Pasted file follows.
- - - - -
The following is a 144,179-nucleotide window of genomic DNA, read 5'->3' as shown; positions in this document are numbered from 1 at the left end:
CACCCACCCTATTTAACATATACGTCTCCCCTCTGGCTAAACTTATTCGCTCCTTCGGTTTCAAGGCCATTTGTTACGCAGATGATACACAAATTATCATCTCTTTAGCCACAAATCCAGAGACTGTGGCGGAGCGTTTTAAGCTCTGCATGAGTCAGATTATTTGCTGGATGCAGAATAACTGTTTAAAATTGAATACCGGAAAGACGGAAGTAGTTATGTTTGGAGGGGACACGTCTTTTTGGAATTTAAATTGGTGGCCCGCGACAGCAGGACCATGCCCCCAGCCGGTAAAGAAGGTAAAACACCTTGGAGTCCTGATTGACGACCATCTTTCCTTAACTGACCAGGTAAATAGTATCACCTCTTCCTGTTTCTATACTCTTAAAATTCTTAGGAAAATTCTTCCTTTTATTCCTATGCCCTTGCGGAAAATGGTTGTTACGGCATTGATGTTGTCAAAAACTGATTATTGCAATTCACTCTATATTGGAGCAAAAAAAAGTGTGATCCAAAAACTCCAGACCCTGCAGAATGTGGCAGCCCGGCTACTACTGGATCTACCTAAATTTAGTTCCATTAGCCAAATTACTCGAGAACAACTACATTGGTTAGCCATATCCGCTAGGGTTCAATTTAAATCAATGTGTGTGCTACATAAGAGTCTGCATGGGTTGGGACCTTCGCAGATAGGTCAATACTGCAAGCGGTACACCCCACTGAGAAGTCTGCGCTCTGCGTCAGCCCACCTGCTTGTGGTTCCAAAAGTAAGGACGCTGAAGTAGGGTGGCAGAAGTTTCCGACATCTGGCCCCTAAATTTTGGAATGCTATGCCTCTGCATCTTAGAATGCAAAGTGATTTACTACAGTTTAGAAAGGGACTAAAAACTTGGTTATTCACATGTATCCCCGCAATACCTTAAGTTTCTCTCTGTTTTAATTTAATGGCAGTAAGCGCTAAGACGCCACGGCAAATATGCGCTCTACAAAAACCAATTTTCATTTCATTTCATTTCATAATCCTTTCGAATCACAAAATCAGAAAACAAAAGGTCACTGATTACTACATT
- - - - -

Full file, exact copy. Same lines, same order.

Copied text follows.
The following is a 144,179-nucleotide window of genomic DNA, read 5'->3' as shown; positions in this document are numbered from 1 at the left end:
CACCCACCCTATTTAACATATACGTCTCCCCTCTGGCTAAACTTATTCGCTCCTTCGGTTTCAAGGCCATTTGTTACGCAGATGATACACAAATTATCATCTCTTTAGCCACAAATCCAGAGACTGTGGCGGAGCGTTTTAAGCTCTGCATGAGTCAGATTATTTGCTGGATGCAGAATAACTGTTTAAAATTGAATACCGGAAAGACGGAAGTAGTTATGTTTGGAGGGGACACGTCTTTTTGGAATTTAAATTGGTGGCCCGCGACAGCAGGACCATGCCCCCAGCCGGTAAAGAAGGTAAAACACCTTGGAGTCCTGATTGACGACCATCTTTCCTTAACTGACCAGGTAAATAGTATCACCTCTTCCTGTTTCTATACTCTTAAAATTCTTAGGAAAATTCTTCCTTTTATTCCTATGCCCTTGCGGAAAATGGTTGTTACGGCATTGATGTTGTCAAAAACTGATTATTGCAATTCACTCTATATTGGAGCAAAAAAAAGTGTGATCCAAAAACTCCAGACCCTGCAGAATGTGGCAGCCCGGCTACTACTGGATCTACCTAAATTTAGTTCCATTAGCCAAATTACTCGAGAACAACTACATTGGTTAGCCATATCCGCTAGGGTTCAATTTAAATCAATGTGTGTGCTACATAAGAGTCTGCATGGGTTGGGACCTTCGCAGATAGGTCAATACTGCAAGCGGTACACCCCACTGAGAAGTCTGCGCTCTGCGTCAGCCCACCTGCTTGTGGTTCCAAAAGTAAGGACGCTGAAGTAGGGTGGCAGAAGTTTCCGACATCTGGCCCCTAAATTTTGGAATGCTATGCCTCTGCATCTTAGAATGCAAAGTGATTTACTACAGTTTAGAAAGGGACTAAAAACTTGGTTATTCACATGTATCCCCGCAATACCTTAAGTTTCTCTCTGTTTTAATTTAATGGCAGTAAGCGCTAAGACGCCACGGCAAATATGCGCTCTACAAAAACCAATTTTCATTTCATTTCATTTCATAATCCTTTCGAATCACAAAATCAGAAAACAAAAGGTCACTGATTACTACATT